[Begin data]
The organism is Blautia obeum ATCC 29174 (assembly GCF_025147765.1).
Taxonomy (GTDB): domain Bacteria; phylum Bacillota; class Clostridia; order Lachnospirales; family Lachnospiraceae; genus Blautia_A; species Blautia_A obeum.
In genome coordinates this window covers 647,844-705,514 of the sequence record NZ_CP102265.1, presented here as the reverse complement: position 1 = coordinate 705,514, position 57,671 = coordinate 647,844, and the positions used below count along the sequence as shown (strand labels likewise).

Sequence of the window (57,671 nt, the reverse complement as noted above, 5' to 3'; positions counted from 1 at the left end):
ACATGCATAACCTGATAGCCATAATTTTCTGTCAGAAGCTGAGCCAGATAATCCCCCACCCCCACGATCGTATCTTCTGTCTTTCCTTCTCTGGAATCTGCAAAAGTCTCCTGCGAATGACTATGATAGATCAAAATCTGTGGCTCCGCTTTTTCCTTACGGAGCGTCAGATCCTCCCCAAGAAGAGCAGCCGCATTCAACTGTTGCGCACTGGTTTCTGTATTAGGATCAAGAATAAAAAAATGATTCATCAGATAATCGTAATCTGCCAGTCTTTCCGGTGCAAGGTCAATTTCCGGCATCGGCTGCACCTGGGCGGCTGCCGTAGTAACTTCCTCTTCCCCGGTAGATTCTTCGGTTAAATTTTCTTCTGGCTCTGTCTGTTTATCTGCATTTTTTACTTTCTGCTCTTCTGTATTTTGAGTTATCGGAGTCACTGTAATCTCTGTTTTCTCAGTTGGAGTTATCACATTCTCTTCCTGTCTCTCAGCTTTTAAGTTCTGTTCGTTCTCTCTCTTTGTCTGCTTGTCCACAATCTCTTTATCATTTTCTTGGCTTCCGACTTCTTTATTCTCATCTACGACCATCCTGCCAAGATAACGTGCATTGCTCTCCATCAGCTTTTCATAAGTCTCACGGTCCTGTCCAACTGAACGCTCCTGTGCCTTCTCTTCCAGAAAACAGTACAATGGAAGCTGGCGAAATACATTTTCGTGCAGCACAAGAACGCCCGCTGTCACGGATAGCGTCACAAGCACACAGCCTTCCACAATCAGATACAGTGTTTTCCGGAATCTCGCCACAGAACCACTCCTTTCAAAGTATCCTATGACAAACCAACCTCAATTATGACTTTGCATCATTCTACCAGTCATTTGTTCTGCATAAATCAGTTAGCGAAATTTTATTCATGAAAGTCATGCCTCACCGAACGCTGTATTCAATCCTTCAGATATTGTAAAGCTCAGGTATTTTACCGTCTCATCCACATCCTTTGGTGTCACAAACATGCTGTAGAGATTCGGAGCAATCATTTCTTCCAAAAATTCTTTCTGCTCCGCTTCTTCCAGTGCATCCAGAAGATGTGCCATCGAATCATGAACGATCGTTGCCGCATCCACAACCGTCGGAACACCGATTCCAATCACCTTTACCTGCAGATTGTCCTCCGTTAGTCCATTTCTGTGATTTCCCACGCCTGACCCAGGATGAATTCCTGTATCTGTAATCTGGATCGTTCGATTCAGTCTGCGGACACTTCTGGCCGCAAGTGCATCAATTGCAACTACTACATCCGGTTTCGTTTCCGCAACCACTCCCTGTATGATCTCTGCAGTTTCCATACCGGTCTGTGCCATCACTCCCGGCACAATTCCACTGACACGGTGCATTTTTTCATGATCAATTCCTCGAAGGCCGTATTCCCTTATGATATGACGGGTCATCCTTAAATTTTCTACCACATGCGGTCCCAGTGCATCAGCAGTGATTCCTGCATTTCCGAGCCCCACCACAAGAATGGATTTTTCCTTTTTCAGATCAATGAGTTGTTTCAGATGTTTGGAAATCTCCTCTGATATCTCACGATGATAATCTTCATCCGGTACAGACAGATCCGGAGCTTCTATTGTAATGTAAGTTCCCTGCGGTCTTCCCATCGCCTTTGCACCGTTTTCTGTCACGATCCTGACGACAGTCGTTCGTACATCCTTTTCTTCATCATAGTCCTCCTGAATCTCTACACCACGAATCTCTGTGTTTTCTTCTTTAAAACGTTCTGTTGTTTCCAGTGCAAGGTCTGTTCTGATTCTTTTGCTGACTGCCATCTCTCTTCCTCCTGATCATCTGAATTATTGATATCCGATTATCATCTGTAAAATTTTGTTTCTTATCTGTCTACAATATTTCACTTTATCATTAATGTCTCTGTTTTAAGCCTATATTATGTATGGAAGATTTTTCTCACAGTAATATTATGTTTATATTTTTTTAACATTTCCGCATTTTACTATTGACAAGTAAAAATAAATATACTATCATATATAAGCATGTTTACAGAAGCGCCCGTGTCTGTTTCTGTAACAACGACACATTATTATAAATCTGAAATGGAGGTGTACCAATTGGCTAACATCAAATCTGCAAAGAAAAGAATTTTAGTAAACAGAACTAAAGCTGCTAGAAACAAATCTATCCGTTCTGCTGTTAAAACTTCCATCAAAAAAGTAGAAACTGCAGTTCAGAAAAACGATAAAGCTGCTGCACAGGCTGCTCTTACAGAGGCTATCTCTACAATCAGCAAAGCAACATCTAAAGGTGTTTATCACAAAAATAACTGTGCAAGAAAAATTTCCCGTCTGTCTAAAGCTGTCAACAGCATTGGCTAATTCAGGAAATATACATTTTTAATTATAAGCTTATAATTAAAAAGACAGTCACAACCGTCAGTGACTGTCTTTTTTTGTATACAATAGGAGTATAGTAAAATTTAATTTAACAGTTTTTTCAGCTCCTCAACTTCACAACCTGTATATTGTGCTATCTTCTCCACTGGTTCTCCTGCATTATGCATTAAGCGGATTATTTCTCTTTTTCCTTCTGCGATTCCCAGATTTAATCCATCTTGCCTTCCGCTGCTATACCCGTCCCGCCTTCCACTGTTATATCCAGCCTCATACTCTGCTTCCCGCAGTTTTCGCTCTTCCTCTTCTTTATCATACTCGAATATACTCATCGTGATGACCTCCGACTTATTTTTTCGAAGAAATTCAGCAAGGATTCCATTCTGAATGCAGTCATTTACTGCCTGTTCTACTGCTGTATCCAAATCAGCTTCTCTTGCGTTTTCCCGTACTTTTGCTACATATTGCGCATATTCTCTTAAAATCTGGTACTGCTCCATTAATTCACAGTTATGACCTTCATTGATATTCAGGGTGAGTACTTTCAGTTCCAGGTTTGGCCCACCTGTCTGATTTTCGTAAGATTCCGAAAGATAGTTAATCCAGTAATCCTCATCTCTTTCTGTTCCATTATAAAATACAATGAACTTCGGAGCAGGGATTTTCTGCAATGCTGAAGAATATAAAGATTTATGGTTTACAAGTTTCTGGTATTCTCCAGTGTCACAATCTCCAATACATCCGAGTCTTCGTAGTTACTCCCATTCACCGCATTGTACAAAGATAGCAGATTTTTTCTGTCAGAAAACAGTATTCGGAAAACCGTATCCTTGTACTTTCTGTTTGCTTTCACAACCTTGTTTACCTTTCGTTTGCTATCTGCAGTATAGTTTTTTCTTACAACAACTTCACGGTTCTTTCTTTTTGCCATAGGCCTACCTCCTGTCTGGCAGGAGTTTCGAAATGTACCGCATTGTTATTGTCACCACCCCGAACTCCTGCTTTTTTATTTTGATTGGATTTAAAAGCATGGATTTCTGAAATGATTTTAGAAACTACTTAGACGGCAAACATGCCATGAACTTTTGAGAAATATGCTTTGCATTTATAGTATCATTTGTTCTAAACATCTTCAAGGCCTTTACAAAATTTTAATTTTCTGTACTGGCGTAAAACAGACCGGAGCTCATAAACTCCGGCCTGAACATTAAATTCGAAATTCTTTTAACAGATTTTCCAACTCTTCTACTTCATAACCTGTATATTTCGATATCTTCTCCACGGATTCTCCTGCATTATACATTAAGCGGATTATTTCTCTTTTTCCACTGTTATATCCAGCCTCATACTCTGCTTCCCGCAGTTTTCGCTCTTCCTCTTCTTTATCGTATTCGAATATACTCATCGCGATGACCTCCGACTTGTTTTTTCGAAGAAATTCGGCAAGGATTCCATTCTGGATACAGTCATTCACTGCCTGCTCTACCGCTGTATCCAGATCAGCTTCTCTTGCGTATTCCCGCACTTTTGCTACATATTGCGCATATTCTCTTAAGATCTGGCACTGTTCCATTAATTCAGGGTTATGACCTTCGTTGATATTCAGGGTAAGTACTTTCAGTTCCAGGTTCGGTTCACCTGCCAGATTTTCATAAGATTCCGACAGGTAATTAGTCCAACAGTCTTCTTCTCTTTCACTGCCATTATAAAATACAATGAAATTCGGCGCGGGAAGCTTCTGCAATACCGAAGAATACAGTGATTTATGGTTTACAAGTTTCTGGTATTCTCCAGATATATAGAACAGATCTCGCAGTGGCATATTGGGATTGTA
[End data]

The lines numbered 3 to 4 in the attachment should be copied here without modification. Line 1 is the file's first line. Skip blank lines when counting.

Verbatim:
In genome coordinates this window covers 647,844-705,514 of the sequence record NZ_CP102265.1, presented here as the reverse complement: position 1 = coordinate 705,514, position 57,671 = coordinate 647,844, and the positions used below count along the sequence as shown (strand labels likewise).

Sequence of the window (57,671 nt, the reverse complement as noted above, 5' to 3'; positions counted from 1 at the left end):